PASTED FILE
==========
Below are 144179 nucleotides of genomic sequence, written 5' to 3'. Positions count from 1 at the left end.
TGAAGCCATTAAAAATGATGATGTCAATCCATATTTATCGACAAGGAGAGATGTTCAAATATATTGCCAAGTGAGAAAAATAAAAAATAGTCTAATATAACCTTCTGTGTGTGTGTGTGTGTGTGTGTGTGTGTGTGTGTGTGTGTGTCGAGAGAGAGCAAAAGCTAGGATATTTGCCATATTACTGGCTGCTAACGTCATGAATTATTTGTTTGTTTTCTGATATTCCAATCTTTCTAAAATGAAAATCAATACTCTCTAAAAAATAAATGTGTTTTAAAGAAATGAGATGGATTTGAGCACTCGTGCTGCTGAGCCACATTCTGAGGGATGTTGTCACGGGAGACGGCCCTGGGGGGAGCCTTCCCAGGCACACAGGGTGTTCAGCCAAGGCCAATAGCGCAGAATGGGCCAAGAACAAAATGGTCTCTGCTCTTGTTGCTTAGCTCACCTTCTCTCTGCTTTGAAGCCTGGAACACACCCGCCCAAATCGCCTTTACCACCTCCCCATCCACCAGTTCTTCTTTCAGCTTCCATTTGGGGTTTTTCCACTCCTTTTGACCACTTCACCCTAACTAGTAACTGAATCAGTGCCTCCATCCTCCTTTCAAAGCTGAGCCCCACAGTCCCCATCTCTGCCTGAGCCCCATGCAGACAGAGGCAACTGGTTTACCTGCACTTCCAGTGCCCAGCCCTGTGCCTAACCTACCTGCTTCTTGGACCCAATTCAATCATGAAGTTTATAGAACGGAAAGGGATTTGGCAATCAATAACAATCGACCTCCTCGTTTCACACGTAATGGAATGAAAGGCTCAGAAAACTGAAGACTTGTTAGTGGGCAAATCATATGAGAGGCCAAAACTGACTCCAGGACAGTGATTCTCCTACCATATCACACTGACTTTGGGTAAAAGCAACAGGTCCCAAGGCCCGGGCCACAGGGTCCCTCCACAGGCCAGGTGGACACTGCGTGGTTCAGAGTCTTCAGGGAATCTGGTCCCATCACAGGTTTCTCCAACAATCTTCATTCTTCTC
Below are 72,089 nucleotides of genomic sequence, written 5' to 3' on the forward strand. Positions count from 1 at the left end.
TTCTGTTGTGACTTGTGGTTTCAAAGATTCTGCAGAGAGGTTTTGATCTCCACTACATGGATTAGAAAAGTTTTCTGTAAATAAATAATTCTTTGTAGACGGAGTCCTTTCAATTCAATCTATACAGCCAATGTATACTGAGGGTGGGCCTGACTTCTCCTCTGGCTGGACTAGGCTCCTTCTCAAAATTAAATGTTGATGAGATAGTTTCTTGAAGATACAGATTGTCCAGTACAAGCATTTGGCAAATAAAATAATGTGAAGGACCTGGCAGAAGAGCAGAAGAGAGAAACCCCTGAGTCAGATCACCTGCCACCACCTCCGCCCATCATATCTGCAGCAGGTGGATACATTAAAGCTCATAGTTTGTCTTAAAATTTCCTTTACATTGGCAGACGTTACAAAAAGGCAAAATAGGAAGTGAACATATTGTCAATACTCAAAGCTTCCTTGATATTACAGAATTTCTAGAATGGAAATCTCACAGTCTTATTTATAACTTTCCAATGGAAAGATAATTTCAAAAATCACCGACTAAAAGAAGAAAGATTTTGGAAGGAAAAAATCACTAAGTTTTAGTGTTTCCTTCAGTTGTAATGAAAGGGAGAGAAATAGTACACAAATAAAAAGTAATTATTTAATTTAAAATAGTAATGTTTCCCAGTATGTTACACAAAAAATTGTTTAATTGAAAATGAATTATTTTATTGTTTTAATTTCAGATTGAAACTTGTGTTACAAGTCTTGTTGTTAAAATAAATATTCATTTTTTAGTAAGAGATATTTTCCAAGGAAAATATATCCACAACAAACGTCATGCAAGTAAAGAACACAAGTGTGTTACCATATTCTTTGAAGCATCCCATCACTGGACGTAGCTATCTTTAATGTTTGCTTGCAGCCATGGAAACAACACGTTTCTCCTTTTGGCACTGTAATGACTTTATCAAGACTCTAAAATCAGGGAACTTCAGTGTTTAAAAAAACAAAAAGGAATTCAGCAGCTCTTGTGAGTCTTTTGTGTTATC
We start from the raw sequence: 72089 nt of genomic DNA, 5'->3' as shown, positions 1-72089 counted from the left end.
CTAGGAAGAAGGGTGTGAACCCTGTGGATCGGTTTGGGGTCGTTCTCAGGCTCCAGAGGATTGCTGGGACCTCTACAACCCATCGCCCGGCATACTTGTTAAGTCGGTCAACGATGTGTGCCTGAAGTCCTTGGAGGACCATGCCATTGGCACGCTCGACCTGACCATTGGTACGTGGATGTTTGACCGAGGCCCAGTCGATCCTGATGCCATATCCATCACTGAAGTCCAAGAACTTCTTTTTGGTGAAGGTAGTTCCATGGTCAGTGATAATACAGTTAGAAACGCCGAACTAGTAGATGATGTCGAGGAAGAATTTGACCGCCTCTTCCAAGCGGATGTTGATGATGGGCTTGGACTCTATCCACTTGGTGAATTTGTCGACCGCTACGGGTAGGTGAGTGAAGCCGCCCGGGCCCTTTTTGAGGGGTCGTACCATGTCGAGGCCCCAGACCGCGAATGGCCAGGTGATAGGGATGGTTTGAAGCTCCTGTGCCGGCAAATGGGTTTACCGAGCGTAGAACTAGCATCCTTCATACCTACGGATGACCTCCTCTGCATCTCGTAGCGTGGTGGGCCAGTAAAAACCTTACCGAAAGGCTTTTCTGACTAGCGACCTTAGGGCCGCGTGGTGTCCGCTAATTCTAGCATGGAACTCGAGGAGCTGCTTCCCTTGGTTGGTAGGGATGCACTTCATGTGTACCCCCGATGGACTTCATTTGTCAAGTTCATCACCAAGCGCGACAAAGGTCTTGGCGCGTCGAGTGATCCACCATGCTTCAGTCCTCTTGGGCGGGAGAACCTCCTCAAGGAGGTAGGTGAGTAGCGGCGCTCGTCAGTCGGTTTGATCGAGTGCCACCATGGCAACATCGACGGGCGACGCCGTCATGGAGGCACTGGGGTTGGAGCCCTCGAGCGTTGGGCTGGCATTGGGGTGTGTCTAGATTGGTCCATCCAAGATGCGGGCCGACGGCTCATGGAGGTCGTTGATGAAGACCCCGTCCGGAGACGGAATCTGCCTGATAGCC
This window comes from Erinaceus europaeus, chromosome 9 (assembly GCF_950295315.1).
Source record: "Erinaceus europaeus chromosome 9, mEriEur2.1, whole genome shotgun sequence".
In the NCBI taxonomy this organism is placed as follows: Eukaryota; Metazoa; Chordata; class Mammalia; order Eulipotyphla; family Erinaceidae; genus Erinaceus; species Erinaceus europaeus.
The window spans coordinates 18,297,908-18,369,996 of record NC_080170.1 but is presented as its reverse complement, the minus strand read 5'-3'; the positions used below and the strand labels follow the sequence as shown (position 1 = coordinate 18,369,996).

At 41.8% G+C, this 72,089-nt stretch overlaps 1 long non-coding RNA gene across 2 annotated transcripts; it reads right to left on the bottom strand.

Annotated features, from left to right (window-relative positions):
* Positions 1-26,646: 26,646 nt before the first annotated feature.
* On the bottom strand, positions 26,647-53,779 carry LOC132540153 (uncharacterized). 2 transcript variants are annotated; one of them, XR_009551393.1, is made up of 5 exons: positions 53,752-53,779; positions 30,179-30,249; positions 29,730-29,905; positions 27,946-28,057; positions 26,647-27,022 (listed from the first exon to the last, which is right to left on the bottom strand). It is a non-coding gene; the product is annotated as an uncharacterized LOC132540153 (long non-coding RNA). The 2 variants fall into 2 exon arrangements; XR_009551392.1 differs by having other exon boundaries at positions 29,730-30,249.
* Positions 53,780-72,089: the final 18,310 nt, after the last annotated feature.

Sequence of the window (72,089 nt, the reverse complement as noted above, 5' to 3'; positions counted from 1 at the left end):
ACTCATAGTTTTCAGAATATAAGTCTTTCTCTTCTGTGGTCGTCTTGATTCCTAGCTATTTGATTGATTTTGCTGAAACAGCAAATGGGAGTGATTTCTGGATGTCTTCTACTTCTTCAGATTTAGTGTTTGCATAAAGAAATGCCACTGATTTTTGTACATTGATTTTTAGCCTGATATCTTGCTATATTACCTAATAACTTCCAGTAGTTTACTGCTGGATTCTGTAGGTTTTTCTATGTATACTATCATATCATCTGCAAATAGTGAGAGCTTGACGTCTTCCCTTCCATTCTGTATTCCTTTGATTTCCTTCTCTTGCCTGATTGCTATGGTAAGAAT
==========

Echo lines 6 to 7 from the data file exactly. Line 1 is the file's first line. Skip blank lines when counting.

CTAGGAAGAAGGGTGTGAACCCTGTGGATCGGTTTGGGGTCGTTCTCAGGCTCCAGAGGATTGCTGGGACCTCTACAACCCATCGCCCGGCATACTTGTTAAGTCGGTCAACGATGTGTGCCTGAAGTCCTTGGAGGACCATGCCATTGGCACGCTCGACCTGACCATTGGTACGTGGATGTTTGACCGAGGCCCAGTCGATCCTGATGCCATATCCATCACTGAAGTCCAAGAACTTCTTTTTGGTGAAGGTAGTTCCATGGTCAGTGATAATACAGTTAGAAACGCCGAACTAGTAGATGATGTCGAGGAAGAATTTGACCGCCTCTTCCAAGCGGATGTTGATGATGGGCTTGGACTCTATCCACTTGGTGAATTTGTCGACCGCTACGGGTAGGTGAGTGAAGCCGCCCGGGCCCTTTTTGAGGGGTCGTACCATGTCGAGGCCCCAGACCGCGAATGGCCAGGTGATAGGGATGGTTTGAAGCTCCTGTGCCGGCAAATGGGTTTACCGAGCGTAGAACTAGCATCCTTCATACCTACGGATGACCTCCTCTGCATCTCGTAGCGTGGTGGGCCAGTAAAAACCTTACCGAAAGGCTTTTCTGACTAGCGACCTTAGGGCCGCGTGGTGTCCGCTAATTCTAGCATGGAACTCGAGGAGCTGCTTCCCTTGGTTGGTAGGGATGCACTTCATGTGTACCCCCGATGGACTTCATTTGTCAAGTTCATCACCAAGCGCGACAAAGGTCTTGGCGCGTCGAGTGATCCACCATGCTTCAGTCCTCTTGGGCGGGAGAACCTCCTCAAGGAGGTAGGTGAGTAGCGGCGCTCGTCAGTCGGTTTGATCGAGTGCCACCATGGCAACATCGACGGGCGACGCCGTCATGGAGGCACTGGGGTTGGAGCCCTCGAGCGTTGGGCTGGCATTGGGGTGTGTCTAGATTGGTCCATCCAAGATGCGGGCCGACGGCTCATGGAGGTCGTTGATGAAGACCCCGTCCGGAGACGGAATCTGCCTGATAGCC
This window comes from Erinaceus europaeus, chromosome 9 (assembly GCF_950295315.1).